Richard: you shave a few hours of the debug, you pay for the whole month, and it’s ridiculous
Carl: yeah that’s crazy and you just mention figure know that the problem exists before the ones user does I mean we do that more or less routinely know the number of calls to our customer service is dropped you know just overall the health of for system has been better because of the way that stackify services this information for us.
Richard: I’ve been working with an organization whose goal for the tech support was to make more calls to customers than they received, so that when the problem occurred they could call the customer before the customer called them to say hey we had a problem. Hey we noticed you had a problem and we’re working on it.
Karl: keyword being had a problem
Richard: it’s like you’ve had a problem you’ve detected it, you’ve able to identify which is, you’re able to get an action together and then contact the customer and say severe “were making your life better we know and were working on it.”
Carl: I called that kind of service, creepy awesome, thanks I think.
Richard: I honestly like it when my credit card company calls me and says hey are you in Chicago is where just seeing some transactions here and it’s like all you’re paying attention and I think for us as service providers to be able to say hey we notice your struggling with this piece of the app. There is another level here beyond not just generating errors but imagine being able to detect frustration that behavior inside of the app that sort of going back and forth and trying to figure out how to use something like you can see the signature of somebody struggling with the feature and to have your tech support people say hey I saw you struggling with this feature can I help you? and did they respond yeah it’s my favorite music service? Because we get that a lot.
I have a relative who still no matter how many times I tell this person know it’s not spotsify I just like can you give me some free music? I don’t work at spotify.
Carl: just for the few minutes we have left to Jason at DevIntersection we were talking about some of the cool things that Carbonite was doing just in terms of pure geek appeal like writing filesystems and doing all sorts of low level stuff. Micheal, was that you that did all that or you had to jump through a lot of hoops to get through to a system like Carbonite so fast and efficient?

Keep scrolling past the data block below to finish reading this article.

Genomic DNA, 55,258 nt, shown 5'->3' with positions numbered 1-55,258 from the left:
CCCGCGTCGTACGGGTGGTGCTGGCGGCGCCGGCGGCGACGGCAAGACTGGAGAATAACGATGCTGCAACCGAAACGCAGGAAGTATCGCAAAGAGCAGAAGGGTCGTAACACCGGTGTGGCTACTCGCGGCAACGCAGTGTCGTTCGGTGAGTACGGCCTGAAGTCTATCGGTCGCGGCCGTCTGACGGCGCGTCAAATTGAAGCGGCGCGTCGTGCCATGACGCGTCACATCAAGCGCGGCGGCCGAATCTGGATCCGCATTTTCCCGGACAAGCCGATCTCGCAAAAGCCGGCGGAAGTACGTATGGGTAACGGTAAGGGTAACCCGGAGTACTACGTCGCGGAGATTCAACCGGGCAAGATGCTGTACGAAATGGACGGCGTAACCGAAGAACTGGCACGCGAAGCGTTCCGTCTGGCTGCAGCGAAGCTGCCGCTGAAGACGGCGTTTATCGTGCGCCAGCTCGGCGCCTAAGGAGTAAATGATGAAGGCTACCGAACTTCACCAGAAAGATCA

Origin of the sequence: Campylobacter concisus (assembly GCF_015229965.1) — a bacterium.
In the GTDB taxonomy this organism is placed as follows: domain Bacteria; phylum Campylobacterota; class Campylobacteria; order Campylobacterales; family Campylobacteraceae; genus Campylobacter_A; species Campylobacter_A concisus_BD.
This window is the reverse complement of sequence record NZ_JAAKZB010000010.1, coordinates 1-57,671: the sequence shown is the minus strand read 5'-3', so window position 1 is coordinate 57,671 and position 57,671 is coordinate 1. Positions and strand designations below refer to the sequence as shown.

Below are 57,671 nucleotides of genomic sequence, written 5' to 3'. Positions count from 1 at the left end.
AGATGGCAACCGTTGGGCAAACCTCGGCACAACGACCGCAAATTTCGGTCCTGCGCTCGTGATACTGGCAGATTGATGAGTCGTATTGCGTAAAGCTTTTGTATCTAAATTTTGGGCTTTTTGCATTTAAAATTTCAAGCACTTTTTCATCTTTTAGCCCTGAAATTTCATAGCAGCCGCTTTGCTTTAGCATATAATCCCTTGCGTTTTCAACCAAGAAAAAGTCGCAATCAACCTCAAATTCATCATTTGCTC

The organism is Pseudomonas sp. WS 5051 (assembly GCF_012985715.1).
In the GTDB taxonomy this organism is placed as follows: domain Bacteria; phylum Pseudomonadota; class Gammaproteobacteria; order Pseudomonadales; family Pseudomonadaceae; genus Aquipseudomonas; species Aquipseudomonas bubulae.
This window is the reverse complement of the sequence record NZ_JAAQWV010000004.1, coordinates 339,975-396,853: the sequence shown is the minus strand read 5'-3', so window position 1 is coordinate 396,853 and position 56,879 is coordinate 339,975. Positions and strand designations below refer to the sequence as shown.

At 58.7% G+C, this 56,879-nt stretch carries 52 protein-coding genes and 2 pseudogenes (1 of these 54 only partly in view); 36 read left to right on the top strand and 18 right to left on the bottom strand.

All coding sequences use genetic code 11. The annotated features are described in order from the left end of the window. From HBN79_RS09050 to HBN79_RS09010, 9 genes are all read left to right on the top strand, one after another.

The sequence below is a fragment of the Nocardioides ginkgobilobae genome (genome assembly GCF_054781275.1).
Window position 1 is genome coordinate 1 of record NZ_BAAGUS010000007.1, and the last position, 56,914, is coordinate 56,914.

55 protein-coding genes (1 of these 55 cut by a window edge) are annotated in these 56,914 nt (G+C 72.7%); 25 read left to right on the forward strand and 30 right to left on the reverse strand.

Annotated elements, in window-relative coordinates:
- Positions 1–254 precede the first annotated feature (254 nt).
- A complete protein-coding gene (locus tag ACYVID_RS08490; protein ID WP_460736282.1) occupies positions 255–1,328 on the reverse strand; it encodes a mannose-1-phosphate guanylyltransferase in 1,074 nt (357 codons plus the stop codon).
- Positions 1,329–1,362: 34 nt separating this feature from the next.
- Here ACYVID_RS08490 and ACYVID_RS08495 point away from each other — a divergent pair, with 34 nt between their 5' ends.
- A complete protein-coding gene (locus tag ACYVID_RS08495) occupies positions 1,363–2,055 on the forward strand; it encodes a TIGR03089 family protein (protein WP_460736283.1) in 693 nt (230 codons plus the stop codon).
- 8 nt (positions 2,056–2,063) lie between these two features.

Michael: no we have a server team and these guys are just absolutely brilliant and their entire goal in life is to be able to compress files is absolutely small as possible given the amount of data that we store and so they handle all that and it’s my job from the application perspective make sure customers are able to actually send their data.
Carl: pretty cool you guys are pretty smart you must be able to be able to handle all that data. Are there any other stories you guys have from your collaboration that your listeners might be interested in? I think our most recent adventure together was we had a performance the seal in production and only in production as the case however seems to be and Jason let us know about the APM plus product the one that’s in beta and this was correct me if I’m wrong Jason but I think this was even before it was in a public beta and he shift us over the bids, we turned it on and within I think half an hour identify specifically what the cause was and put a hot fix on it about 2 hours later and the performance is still was an easy really causing a lot of headaches so all told from start to finish maybe like 6 hours instead of a week and a half we also had memory leak that wasn’t pre-existing after he installed kept rebooting so every time I would try to login and take a memory dump so I could figure out what’s going on 75% and have the problem fixed in about and it’s really just you know time after time after is relatively big and we’ve got a lot of hands moving kind of this high-level view system have all the way down to the nitty-gritty details I think makes everyone just breathe a lot easier because we don’t feel I the application is healthy, we actually know that it’s healthy.
Mechanism will be really useful.
Richard: in fact one of the other thing getting promoted and you are able to identify the number of requests we were able to scale up piece by piece until you know able to do that kind of job servers I can able to do it in an intelligent way that ultimately saves us a lot of money so you know what services to add more of.
Jason: we knew very specifically which services and given that the track all the requests for certain services were kind of being hammered maybe 4 months ago which I have to say is just my absolute and then sure enough you get a mega proxy load-balancing strategy is just incorrect.
Carl: all right guys has been a great show I’ve got to run. Thanks very much for talking to us it’s been great.